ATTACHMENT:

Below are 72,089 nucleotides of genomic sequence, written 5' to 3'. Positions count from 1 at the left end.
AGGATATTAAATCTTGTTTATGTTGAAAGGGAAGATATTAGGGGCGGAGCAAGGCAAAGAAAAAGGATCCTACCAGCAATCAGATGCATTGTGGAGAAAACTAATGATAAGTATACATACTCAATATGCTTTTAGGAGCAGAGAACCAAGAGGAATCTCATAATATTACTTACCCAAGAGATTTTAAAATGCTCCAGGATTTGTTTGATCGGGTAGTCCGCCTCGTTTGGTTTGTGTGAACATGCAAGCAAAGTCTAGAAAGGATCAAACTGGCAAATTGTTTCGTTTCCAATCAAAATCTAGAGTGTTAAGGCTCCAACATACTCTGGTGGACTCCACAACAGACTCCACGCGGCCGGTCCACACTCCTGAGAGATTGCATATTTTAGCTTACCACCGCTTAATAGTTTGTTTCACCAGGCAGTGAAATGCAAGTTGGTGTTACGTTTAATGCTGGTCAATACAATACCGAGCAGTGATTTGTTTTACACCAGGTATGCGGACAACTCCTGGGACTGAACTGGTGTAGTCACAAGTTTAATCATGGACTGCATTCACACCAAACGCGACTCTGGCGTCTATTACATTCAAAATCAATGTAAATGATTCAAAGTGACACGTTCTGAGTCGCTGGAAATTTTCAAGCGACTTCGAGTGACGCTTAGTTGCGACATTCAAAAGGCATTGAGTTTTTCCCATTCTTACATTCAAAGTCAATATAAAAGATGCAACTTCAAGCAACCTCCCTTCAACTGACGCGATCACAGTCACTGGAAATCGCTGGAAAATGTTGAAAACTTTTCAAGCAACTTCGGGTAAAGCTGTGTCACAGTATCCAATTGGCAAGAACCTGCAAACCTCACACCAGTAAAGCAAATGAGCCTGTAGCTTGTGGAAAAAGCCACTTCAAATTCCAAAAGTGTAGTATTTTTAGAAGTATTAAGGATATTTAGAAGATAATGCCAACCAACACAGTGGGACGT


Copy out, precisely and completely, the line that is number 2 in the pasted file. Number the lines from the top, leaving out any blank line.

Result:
AGGATATTAAATCTTGTTTATGTTGAAAGGGAAGATATTAGGGGCGGAGCAAGGCAAAGAAAAAGGATCCTACCAGCAATCAGATGCATTGTGGAGAAAACTAATGATAAGTATACATACTCAATATGCTTTTAGGAGCAGAGAACCAAGAGGAATCTCATAATATTACTTACCCAAGAGATTTTAAAATGCTCCAGGATTTGTTTGATCGGGTAGTCCGCCTCGTTTGGTTTGTGTGAACATGCAAGCAAAGTCTAGAAAGGATCAAACTGGCAAATTGTTTCGTTTCCAATCAAAATCTAGAGTGTTAAGGCTCCAACATACTCTGGTGGACTCCACAACAGACTCCACGCGGCCGGTCCACACTCCTGAGAGATTGCATATTTTAGCTTACCACCGCTTAATAGTTTGTTTCACCAGGCAGTGAAATGCAAGTTGGTGTTACGTTTAATGCTGGTCAATACAATACCGAGCAGTGATTTGTTTTACACCAGGTATGCGGACAACTCCTGGGACTGAACTGGTGTAGTCACAAGTTTAATCATGGACTGCATTCACACCAAACGCGACTCTGGCGTCTATTACATTCAAAATCAATGTAAATGATTCAAAGTGACACGTTCTGAGTCGCTGGAAATTTTCAAGCGACTTCGAGTGACGCTTAGTTGCGACATTCAAAAGGCATTGAGTTTTTCCCATTCTTACATTCAAAGTCAATATAAAAGATGCAACTTCAAGCAACCTCCCTTCAACTGACGCGATCACAGTCACTGGAAATCGCTGGAAAATGTTGAAAACTTTTCAAGCAACTTCGGGTAAAGCTGTGTCACAGTATCCAATTGGCAAGAACCTGCAAACCTCACACCAGTAAAGCAAATGAGCCTGTAGCTTGTGGAAAAAGCCACTTCAAATTCCAAAAGTGTAGTATTTTTAGAAGTATTAAGGATATTTAGAAGATAATGCCAACCAACACAGTGGGACGT